1982

XTC – English Settlement – Our White Hot Shootout Winner


Our White Hot Shootout Winner for 2017

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  • Insanely good sound from start to finish, with all four sides rating a Triple Plus (A+++)
  • You won’t believe how good this record sounds – on a Big System this is a sonic tour de force, a MONSTER Demo Disc
  • This copy has huge amounts of open studio space and that Tubey Magical, rich, fat, dense British Rock Sound we love
  • Includes the hit Senses Working Overtime – “The textural sound of the album is quite remarkable” — Allmusic, 4 stars

See all of our XTC albums in stock

This is an AMAZINGLY well-recorded album, with huge amounts of open studio space and that Tubey Magical, rich, fat, dense British Rock Sound. That sound isn’t easy to reproduce, but this copy absolutely nails it. Nothing else in our shootout came close to it!

If you have big speakers and the room to play them, this is quite the sonic tour de force. Credit Hugh Padgham, producer and engineer, who’s worked with the likes of Peter Gabriel, Genesis, The Police, Yes and Emerson, Lake and Palmer. Those bands make the kind of music that make good use of Padgham trademark sound: wall-to-wall, deep, layered, smooth, rich and stuffed to the gills. XTC with Padgham’s help have here produced a real steamroller of an album in English Settlement.

The big hit on this album is one that most audiophiles will probably know: Senses Working Overtime. Even over the radio you can hear how dense the production is. Imagine what it sounds like on an original British pressing with Hot Stampers, played on a modern audiophile rig. Simply put, IT ROCKS. (more…)

Listening in Depth to Joe Jackson – Balancing Night with Day

More Joe Jackson

Balancing Night with Day

Listening in Depth

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There are basically four elements that go into the making of Night and Day: vocals; keyboards (mostly the piano); percussion (in the mids and highs) and rhythm (drums and bass).

No two copies will get all of these elements to sound their best. The trick to finding the hotter of the Hot Stamper pressings is to find copies of the album that reproduce these four elements clearly and correctly, in balance, and reveals their placement in a large, three-dimensional studio space.

It may sound easy but I assure you it is not. With this many instruments in the mix it’s a lot to get right.

Vocals

Pop records live and die by the quality of their vocals and Night and Day is no different in that respect. The vocals have to be front and center. Veiling in the midrange costs a fair number of points. They should also be smooth, not thin or edgy. I would rather have slightly veiled vocals relative to thin and edgy ones, but some copies manage to give you full, clear, present vocals, and those are the ones we tend to like the best.

Keyboards

When the sound is thin in the lower midrange and upper bass the piano will lose its weight and solidity. In the denser mixes it can easily get washed out, and nobody wants a washed out piano.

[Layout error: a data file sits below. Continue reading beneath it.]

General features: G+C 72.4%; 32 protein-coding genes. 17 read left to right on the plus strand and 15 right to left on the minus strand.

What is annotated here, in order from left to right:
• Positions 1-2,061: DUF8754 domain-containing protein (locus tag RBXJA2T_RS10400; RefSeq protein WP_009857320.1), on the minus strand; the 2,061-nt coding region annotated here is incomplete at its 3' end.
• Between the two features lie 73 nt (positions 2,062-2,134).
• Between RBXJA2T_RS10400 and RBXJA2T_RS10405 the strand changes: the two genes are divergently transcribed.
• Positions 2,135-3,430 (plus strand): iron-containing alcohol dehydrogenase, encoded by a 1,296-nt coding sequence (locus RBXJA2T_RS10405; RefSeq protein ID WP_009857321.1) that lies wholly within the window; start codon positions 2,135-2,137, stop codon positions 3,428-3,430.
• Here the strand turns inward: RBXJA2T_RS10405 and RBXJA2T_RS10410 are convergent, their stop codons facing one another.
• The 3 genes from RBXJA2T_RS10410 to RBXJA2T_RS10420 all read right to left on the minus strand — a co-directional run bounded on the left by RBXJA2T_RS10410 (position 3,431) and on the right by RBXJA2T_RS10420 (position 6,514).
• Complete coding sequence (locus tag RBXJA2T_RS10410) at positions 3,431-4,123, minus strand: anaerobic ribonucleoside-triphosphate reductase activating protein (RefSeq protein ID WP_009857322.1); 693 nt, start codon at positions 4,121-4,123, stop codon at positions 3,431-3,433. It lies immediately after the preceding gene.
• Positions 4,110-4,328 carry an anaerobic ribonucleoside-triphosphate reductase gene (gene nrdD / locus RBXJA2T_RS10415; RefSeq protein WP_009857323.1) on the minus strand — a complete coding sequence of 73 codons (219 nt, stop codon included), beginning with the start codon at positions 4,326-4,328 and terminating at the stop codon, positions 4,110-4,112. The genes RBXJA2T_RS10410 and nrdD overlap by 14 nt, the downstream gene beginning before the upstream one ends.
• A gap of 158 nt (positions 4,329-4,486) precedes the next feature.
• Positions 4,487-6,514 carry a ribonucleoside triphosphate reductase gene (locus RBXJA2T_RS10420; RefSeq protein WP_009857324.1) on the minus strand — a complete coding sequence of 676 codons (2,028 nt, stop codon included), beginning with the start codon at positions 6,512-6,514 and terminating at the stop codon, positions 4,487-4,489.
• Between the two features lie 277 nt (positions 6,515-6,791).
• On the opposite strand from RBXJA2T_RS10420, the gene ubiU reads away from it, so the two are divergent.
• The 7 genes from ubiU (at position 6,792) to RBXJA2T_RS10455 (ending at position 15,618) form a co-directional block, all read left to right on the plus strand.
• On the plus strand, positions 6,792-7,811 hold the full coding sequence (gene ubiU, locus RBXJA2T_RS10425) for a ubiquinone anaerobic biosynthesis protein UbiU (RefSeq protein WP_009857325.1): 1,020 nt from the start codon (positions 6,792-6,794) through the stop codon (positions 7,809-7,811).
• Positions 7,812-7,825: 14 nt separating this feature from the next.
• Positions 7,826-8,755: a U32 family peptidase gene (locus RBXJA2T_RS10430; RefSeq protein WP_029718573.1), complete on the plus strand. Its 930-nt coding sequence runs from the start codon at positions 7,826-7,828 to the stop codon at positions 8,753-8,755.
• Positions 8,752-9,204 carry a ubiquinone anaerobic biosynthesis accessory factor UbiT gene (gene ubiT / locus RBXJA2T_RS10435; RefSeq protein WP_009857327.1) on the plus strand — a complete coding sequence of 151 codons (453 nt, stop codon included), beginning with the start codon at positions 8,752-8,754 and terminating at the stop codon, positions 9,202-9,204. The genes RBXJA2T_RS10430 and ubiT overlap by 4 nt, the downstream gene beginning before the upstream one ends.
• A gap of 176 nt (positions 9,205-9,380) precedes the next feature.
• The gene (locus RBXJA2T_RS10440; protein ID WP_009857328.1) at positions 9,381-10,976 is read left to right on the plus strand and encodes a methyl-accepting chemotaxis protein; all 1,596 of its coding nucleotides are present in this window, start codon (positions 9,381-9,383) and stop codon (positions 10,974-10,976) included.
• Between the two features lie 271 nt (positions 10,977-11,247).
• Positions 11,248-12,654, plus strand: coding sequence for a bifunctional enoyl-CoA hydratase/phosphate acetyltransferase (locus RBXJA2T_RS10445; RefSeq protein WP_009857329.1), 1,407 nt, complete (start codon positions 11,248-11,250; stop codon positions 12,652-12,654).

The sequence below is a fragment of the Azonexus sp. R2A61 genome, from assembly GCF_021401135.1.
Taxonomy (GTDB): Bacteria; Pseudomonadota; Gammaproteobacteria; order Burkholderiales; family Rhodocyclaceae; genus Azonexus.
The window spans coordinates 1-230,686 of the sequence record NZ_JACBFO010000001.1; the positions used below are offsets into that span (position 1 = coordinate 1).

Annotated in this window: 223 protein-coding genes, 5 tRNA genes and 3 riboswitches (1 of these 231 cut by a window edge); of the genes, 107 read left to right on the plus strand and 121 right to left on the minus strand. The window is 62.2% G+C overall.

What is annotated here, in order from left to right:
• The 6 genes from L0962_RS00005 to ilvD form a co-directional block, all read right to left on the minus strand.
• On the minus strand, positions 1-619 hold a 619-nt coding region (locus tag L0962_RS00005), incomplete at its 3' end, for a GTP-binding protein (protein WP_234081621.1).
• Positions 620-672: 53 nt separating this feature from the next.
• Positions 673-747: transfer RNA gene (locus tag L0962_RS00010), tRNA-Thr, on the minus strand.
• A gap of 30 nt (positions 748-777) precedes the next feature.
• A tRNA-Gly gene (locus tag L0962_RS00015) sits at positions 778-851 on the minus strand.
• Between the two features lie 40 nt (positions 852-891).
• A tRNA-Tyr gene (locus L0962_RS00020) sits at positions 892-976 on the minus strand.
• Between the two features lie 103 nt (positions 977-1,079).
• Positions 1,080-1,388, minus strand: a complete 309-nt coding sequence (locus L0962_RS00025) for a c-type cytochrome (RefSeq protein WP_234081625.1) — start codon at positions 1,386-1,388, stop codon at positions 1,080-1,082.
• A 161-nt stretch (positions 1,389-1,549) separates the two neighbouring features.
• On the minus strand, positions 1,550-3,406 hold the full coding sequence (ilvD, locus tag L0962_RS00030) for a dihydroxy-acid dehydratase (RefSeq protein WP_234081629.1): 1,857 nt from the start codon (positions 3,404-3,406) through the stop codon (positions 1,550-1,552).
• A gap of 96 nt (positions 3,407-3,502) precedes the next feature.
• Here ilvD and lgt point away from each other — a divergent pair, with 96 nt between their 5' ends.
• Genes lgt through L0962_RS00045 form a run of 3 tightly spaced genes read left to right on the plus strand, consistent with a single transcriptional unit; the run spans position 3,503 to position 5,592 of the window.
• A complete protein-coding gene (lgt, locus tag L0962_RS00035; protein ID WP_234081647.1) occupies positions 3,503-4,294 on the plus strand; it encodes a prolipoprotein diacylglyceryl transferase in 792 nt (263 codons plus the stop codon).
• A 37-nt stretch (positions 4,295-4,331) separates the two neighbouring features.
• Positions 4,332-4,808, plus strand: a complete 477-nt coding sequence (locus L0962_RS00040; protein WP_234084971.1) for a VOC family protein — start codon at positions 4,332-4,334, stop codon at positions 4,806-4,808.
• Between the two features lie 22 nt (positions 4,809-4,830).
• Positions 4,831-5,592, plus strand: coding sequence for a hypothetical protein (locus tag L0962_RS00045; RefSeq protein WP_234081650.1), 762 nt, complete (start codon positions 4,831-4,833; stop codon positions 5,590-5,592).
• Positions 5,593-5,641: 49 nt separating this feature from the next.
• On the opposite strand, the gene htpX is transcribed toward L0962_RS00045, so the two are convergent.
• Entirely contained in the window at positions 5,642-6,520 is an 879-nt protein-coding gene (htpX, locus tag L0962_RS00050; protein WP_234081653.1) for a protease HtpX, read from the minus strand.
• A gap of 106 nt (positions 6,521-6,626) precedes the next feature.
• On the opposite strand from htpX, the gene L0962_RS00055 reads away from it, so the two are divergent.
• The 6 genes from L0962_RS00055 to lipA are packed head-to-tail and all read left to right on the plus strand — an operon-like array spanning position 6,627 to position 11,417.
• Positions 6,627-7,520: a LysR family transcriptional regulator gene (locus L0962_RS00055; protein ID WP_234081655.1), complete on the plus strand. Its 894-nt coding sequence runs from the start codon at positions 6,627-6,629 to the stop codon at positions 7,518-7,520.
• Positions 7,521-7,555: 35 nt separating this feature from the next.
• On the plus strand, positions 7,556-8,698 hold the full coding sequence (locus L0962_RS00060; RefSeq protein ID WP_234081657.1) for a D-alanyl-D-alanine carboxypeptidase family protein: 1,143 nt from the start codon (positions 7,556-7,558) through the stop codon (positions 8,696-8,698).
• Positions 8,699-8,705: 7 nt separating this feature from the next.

There is no guitar on this record. The piano carries much of the structural energy of the music. You need to be able to hear the piano clearly and hear that it is both full-bodied and percussive. (more…)

Off the Wall Vs. Thriller – Which One Has More Tubey Magic?

More Off the Wall

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ABSOLUTELY STUNNING SOUND for this White Hot Stamper pressing!

Both sides cannot be beat — both have the BIG M.J. SOUND that jumps from the speakers and fills the room. We’ve never a copy that was so full of ANALOG MAGIC!

The vocals are PERFECTION — breathy, full-bodied, and present. The overall sound is open, transparent, and PUNCHY with rock solid bass. The top end is extended and sweet, with tons of ambience the likes of which I’ve never heard before.

Normally when you have a copy with plenty of presence it’s somewhat sibilant in places. Not so here. For some reason this copy has all the highs, but it’s cut so clean it practically doesn’t spit at all. Even on the song I Can’t Help It, which normally has a problem in that respect. Since that’s my favorite song on this album, and probably my favorite MJ song of all time, hearing it sound so good was a revelation.

Better Sound than Thriller?

Yes. As consistently brilliant as Thriller may be musically — it is the biggest selling album of all time after all — speaking strictly in terms of sonics the sound of the best copies of Off the Wall is substantially sweeter, tubier, more natural, richer, and more ANALOG than Thriller.

Thriller is clearly more aggressive and processed-sounding than Off the Wall. The Girl Is Mine or Human Nature from Thriller would fit just fine anywhere on Off the Wall, but could the same be said for Beat It or Thriller? Just thinking about them you can hear the artificiality of the sound of both those songs in your head. Think about the snare that opens Beat It. I’ve never heard a snare sound like that in my life. Practically no instrument on Off the Wall has that kind of overly processed EQ’d sound.

Choruses Are Key (more…)